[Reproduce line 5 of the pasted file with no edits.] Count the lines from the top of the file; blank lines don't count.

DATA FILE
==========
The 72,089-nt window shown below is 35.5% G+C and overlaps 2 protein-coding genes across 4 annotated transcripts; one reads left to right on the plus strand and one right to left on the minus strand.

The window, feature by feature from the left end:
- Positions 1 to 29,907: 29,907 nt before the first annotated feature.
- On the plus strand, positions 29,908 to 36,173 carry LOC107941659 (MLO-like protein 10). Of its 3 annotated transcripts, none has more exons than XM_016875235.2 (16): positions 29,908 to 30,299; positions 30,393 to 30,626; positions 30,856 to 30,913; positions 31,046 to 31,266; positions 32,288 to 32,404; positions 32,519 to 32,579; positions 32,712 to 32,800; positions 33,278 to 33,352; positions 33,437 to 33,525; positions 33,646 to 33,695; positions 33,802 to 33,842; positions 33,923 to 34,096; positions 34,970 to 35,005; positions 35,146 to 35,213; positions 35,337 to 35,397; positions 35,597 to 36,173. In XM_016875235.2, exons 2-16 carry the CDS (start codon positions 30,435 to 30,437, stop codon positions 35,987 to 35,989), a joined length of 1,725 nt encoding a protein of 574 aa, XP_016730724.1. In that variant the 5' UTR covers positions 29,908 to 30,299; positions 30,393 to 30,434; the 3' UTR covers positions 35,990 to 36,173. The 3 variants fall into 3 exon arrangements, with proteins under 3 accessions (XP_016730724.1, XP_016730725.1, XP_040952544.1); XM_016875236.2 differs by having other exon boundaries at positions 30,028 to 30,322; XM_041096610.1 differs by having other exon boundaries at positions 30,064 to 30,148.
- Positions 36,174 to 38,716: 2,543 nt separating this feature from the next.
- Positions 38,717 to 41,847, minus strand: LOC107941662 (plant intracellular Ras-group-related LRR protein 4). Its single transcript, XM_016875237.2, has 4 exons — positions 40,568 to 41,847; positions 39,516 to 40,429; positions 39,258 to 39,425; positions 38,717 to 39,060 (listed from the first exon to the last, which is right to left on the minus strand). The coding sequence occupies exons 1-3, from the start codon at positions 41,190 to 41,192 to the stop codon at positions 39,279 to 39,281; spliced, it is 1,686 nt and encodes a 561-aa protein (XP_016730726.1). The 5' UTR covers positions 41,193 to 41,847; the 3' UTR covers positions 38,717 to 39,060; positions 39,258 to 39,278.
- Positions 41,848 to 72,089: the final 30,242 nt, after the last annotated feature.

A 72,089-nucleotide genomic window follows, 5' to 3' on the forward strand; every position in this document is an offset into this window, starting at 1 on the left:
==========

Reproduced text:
- Positions 36,174 to 38,716: 2,543 nt separating this feature from the next.